Depending on the board, which you didn't mention, you may have an output buffer size of 64 bytes. Clearly you are writing at half the reading speed so you would easily overflow the output buffer, after which the code would hang.
You can make your own internal buffer (up to available RAM) if the data arrives in bursts. If it doesn't arrive in bursts this isn't going to work.
Also, am I correct to assume that the 64byte receive buffer is protected by handshaking between the Arduino and the PC so that the PC's transmission is halted if the receive buffer is full.
That is incorrect for most "Arduino" boards.
There is no flow control between the Arduino and the PC on the boards
that use a chip like FTDI and now Atmel chip to perform the virtual com port to serial function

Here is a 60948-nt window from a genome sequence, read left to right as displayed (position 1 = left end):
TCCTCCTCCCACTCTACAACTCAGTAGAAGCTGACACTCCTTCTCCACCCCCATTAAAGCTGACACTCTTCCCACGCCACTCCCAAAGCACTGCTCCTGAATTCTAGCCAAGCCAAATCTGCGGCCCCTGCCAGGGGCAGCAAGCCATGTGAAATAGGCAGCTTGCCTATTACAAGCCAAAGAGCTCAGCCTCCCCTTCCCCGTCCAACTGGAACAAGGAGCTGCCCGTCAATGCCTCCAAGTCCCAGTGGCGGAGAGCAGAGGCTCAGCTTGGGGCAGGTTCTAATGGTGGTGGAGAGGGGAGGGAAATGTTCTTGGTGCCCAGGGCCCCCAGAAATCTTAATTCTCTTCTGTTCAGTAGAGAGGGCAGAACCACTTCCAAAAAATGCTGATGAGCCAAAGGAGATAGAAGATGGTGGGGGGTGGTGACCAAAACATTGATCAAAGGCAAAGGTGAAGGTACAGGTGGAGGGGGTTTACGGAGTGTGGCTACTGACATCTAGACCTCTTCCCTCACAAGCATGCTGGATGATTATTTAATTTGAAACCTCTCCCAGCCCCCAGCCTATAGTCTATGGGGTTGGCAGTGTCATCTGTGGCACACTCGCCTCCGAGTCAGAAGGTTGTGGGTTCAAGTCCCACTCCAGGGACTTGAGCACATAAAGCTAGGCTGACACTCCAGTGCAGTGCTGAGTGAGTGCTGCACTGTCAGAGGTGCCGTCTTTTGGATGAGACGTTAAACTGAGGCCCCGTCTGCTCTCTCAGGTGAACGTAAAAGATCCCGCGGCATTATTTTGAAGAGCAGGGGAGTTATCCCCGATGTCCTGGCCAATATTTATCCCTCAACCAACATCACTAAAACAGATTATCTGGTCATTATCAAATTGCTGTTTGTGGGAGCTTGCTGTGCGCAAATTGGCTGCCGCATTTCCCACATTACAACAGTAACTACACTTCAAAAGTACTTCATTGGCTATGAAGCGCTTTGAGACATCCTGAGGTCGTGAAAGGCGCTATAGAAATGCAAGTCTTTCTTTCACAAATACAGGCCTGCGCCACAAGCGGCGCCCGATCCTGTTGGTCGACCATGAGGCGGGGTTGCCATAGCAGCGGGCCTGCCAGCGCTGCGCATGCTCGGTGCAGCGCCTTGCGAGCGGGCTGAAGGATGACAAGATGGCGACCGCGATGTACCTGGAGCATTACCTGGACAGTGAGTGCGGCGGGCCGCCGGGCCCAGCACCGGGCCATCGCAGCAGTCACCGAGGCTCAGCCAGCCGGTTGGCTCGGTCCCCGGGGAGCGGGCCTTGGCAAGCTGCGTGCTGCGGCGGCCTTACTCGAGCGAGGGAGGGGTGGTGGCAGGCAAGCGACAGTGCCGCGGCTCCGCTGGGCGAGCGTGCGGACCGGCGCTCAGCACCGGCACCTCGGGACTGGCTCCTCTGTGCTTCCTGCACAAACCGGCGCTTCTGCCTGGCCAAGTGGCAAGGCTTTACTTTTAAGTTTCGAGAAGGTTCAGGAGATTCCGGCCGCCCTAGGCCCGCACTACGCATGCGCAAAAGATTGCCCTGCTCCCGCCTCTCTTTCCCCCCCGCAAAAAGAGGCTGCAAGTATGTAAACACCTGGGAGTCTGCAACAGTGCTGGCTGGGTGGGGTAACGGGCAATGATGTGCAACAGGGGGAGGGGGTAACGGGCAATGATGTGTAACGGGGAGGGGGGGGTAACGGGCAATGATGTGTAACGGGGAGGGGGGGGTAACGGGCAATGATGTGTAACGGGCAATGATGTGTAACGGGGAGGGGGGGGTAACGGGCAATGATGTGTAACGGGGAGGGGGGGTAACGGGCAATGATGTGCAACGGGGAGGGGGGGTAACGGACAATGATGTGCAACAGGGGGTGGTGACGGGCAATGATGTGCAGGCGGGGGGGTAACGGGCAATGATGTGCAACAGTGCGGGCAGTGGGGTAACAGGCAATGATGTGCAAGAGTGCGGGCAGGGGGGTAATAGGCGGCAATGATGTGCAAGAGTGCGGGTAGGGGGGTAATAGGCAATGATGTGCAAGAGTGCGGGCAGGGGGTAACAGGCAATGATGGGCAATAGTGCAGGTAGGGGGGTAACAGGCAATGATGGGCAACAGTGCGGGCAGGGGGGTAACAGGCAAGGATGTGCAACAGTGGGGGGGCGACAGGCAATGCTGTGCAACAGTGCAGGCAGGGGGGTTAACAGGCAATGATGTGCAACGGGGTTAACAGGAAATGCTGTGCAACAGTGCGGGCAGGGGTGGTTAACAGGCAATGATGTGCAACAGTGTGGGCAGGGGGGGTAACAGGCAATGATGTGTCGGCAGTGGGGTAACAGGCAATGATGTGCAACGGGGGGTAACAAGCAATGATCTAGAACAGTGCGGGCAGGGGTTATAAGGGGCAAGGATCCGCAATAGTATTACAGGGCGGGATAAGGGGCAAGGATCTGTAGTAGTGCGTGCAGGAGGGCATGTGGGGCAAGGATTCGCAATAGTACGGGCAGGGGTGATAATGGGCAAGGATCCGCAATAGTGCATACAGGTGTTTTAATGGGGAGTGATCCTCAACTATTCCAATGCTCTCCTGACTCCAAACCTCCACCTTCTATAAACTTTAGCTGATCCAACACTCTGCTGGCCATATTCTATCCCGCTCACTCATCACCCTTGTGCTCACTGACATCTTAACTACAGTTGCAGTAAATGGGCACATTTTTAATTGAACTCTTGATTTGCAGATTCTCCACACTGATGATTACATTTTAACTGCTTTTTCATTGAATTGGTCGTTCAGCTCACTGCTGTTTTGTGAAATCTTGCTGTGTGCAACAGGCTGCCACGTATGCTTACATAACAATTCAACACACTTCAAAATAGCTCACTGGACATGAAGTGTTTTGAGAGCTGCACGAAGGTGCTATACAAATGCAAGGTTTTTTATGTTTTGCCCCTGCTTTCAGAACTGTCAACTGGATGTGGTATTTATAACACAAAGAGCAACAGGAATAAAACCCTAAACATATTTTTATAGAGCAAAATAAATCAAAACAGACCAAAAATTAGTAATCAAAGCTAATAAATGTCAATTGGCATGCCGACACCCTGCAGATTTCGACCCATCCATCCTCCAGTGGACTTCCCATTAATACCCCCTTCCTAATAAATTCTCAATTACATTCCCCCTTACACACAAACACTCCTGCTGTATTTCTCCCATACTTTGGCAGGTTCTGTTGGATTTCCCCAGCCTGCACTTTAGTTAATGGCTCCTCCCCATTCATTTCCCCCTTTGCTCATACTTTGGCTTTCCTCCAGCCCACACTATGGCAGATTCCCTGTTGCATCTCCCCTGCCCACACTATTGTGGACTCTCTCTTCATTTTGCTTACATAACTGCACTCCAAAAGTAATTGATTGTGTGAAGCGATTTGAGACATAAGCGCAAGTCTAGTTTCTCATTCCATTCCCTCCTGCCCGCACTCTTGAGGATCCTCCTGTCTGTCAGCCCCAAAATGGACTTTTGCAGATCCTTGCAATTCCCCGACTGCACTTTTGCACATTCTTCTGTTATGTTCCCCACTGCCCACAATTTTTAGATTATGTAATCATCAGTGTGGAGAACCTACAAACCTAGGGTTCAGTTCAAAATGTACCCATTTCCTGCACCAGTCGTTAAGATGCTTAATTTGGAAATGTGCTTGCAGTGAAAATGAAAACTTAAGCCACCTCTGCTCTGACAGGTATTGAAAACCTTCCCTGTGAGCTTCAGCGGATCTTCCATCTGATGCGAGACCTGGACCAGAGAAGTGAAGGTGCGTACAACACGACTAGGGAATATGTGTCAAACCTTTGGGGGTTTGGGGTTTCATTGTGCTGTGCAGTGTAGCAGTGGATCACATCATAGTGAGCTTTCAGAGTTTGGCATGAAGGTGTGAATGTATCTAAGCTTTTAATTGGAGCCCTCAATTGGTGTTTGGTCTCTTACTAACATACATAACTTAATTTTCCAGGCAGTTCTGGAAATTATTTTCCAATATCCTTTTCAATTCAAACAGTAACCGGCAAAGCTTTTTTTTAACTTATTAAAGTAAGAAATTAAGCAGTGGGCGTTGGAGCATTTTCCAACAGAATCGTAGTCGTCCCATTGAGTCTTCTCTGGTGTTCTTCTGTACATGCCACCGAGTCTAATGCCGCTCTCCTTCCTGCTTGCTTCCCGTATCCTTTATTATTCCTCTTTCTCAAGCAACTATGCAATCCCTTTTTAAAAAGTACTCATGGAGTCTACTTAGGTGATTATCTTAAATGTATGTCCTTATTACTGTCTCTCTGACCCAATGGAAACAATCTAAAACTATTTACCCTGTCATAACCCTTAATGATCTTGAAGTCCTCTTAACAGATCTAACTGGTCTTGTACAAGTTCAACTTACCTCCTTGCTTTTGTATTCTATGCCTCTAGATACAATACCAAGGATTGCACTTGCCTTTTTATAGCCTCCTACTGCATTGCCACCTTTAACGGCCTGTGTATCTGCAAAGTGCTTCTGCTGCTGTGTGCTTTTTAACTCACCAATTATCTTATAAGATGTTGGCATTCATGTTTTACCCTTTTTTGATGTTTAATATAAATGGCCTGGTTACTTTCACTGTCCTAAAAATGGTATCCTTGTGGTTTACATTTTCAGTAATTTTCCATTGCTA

over the USB.
While USB does have flow control built in, there is no flow control on the output
side of the FTDI or Atmel chip that sits between the USB and the AVR.
The chip just keeps blasting out the serial data.
While the FTDI chip does support h/w flow control on the serial output,
the pin is not hooked up to the AVR.
Boards like the Teensy which use native USB inside the AVR do have flow control
since the AVR is processing the USB.
When using that board, the PC would be flow controlled properly.
But in reality, there is no actual baud rate when using a virtual com port
over USB to something like an AVR with native USB. The baud rate is meaningless since there
is no actual serial port involved.